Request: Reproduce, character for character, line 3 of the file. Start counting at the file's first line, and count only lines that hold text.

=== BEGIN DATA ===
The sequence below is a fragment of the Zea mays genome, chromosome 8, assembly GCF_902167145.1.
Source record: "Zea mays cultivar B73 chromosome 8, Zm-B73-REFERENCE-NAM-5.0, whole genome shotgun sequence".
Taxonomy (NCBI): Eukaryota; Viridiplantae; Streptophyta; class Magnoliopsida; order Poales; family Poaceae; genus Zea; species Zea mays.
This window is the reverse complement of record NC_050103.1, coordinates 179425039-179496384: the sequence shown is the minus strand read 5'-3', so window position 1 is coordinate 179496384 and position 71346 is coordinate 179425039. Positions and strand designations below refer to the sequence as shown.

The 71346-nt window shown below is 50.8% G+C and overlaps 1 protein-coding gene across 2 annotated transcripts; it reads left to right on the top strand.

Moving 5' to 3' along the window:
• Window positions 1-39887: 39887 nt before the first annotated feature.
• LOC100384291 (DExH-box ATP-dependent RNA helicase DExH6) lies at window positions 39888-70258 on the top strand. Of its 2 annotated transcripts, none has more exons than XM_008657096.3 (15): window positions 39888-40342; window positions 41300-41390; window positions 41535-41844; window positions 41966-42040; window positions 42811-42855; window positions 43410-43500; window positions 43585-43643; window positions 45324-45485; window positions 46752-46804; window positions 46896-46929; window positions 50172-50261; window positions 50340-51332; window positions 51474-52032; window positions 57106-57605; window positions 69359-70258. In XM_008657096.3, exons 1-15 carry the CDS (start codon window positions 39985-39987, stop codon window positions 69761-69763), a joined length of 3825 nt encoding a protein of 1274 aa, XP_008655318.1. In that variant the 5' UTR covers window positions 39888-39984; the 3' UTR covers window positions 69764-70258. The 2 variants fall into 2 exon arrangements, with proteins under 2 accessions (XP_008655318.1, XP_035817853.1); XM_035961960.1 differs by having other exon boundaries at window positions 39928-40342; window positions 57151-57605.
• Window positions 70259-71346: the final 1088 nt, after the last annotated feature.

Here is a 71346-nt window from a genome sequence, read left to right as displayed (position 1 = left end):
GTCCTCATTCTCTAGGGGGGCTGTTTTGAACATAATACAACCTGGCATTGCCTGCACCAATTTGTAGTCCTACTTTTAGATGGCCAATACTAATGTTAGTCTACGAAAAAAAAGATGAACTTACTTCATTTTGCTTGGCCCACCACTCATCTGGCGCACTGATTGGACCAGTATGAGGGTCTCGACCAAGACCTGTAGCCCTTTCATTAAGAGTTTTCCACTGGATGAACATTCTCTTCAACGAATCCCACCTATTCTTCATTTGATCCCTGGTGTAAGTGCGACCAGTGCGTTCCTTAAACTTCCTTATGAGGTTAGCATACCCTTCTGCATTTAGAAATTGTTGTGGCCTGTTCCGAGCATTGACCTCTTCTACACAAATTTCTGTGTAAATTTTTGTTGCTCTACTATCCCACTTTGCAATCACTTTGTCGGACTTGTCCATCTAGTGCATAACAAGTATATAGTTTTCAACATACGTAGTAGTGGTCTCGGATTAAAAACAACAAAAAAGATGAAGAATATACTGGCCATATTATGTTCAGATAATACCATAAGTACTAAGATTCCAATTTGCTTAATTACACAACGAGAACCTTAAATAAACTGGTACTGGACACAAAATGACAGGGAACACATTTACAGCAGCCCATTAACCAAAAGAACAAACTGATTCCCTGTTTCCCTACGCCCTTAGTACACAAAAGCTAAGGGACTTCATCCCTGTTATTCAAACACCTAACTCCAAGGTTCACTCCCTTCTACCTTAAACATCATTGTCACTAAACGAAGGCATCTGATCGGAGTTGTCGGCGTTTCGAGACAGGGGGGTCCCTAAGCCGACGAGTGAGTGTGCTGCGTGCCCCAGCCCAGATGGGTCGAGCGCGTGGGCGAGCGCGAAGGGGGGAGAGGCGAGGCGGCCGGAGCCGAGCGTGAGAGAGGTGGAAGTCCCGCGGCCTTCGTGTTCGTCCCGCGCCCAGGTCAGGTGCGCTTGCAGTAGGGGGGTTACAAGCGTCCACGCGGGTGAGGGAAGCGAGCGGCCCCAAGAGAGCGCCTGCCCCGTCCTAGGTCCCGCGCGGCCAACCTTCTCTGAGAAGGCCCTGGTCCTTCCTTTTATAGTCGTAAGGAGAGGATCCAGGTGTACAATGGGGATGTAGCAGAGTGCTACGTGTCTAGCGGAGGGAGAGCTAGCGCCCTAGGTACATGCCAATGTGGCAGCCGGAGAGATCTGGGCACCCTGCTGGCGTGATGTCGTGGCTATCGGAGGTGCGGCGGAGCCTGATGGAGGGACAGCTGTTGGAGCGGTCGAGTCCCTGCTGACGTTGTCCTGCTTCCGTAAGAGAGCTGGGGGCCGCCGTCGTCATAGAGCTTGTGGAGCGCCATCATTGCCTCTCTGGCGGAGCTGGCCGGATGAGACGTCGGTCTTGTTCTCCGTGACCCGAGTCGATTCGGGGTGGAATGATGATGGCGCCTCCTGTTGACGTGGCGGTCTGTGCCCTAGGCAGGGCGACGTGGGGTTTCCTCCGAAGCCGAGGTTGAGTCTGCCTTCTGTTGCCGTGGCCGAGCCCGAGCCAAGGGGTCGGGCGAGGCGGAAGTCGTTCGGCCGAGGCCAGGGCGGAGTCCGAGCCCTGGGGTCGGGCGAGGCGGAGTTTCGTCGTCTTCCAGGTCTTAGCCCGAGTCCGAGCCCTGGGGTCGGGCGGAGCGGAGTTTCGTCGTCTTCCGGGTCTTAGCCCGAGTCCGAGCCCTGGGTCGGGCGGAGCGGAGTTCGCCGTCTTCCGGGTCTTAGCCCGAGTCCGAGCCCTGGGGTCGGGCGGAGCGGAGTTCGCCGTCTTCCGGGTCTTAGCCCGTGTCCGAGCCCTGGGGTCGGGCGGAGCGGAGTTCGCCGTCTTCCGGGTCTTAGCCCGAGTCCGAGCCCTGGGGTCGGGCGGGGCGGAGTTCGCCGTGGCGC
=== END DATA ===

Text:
Taxonomy (NCBI): Eukaryota; Viridiplantae; Streptophyta; class Magnoliopsida; order Poales; family Poaceae; genus Zea; species Zea mays.